Actually, it is entirely conceivable that that was their clear intent. Because that's what Alexander Hamilton wrote in Federalist 65: "The subjects of its jurisdiction are those offenses which proceed from the misconduct of public men, or, in other words, from the abuse or violation of some public trust."

So don't be swayed by Dershowitz's Harvard law-professor credentials -- this isn't some novel reading of the Constitution. It is self-serving nonsense. And that's why every single one of the four legal experts who testified during the House impeachment hearing -- including Republicans' favorite Jonathan Turley -- say that impeachment does not require a crime.

The real danger of the President's defense is clear when you consider the Office of Legal Counsel's opinion that a sitting president cannot be charged with a federal crime. This leaves impeachment as the only remedy to hold the President accountable for serious misconduct. The two-thirds threshold to convict and remove a president is already a high bar to meet -- even more so in an age of polarization. Dershowitz's argument would essentially take it off the table, and allow a president to do almost anything to ensure his re-election -- including asking a foreign power to intervene on his behalf.

George Washington would have thought that argument absurd. In his Farewell Address in 1796, he said: "Against the insidious wiles of foreign influence (I conjure you to believe me, fellow-citizens) the jealousy of a free people ought to be constantly awake, since history and experience prove that foreign influence is one of the most baneful foes of republican government. But that jealousy to be useful must be impartial."

It's worth remembering that George Washington was obsessed with the virtue of being of "disinterested." It's not a word we use very often anymore, but it means not being driven by self-interest, because self-interest distorts judgment and can't be trusted.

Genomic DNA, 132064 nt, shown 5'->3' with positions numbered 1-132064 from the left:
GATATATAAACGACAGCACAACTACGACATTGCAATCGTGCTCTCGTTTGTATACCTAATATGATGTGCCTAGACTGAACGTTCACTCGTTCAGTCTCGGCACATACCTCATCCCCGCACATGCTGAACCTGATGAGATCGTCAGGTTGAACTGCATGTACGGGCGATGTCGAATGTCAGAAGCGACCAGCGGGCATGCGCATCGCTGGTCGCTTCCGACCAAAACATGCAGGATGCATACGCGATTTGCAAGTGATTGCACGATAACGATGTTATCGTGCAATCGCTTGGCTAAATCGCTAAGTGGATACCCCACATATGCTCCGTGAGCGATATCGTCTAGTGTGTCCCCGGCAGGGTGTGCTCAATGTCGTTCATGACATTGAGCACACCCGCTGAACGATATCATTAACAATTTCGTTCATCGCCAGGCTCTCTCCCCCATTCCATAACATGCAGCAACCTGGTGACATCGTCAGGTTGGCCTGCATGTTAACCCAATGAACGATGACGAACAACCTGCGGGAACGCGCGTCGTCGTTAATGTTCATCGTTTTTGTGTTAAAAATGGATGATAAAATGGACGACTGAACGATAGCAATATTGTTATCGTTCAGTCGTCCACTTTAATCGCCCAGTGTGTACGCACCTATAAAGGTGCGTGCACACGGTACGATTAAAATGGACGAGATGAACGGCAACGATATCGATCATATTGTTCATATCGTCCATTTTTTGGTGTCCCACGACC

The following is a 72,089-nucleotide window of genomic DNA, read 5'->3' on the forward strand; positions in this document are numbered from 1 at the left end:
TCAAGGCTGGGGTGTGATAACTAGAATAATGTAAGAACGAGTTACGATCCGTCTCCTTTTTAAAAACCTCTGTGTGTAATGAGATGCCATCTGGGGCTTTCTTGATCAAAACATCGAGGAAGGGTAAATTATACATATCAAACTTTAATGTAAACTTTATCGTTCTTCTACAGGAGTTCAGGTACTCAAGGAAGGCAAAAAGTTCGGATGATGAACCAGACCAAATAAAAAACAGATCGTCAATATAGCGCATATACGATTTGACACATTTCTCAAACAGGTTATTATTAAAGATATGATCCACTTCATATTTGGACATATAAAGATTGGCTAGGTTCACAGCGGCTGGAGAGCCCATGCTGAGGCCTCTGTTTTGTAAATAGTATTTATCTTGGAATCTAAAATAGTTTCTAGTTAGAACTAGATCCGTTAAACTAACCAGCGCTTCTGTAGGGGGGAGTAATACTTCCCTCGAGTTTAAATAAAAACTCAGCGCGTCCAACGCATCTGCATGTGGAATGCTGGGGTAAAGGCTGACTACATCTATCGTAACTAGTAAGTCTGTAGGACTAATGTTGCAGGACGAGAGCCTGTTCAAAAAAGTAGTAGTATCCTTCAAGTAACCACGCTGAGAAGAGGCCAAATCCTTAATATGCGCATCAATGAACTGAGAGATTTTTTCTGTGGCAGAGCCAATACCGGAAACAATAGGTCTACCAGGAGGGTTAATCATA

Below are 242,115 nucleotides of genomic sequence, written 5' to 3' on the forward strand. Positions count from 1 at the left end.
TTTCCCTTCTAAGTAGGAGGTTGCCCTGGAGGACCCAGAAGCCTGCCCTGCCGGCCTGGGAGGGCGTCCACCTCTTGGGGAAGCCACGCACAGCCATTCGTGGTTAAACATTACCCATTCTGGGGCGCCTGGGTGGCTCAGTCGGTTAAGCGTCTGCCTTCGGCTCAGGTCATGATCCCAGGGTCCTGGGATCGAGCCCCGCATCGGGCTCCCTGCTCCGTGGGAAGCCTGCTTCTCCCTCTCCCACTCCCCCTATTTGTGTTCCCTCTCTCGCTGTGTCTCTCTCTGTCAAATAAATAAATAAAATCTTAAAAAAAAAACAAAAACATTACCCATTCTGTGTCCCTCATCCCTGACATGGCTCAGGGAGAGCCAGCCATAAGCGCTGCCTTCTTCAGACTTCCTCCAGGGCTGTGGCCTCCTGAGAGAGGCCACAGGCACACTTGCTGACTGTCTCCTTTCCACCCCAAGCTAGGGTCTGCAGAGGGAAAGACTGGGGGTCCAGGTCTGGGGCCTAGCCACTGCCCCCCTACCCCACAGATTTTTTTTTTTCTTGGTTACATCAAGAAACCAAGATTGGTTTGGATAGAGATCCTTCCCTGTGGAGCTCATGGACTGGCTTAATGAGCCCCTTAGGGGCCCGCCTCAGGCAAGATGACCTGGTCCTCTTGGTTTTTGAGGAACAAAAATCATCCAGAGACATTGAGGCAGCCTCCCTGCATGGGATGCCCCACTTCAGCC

Trump's legal team is advancing exactly the opposite argument, to a sinister extent.

Donald Trump raised eyebrows when he bragged during the 2016 campaign that his followers were so devoted that he could shoot someone on Fifth Avenue without losing support. Nobody thought, then, that it would be the basis of a legal argument advanced by the President. But that's exactly the argument Trump's lawyer William Consovoy made in federal appeals court while trying to block the release of Trump's tax returns in October 2019. He argued that the President could shoot someone on Fifth Avenue and not be charged until he is out of office.

This absurd argument belongs in the legal hall of shame right alongside that of Nixon lawyer James St. Clair, who sounded a bit embarrassed when he told the US Court of Appeals, District of Columbia Circuit: "The President wants me to argue that he is as powerful a monarch as Louis XIV, only four years at a time, and is not subject to the processes of any court in the land except the court of impeachment."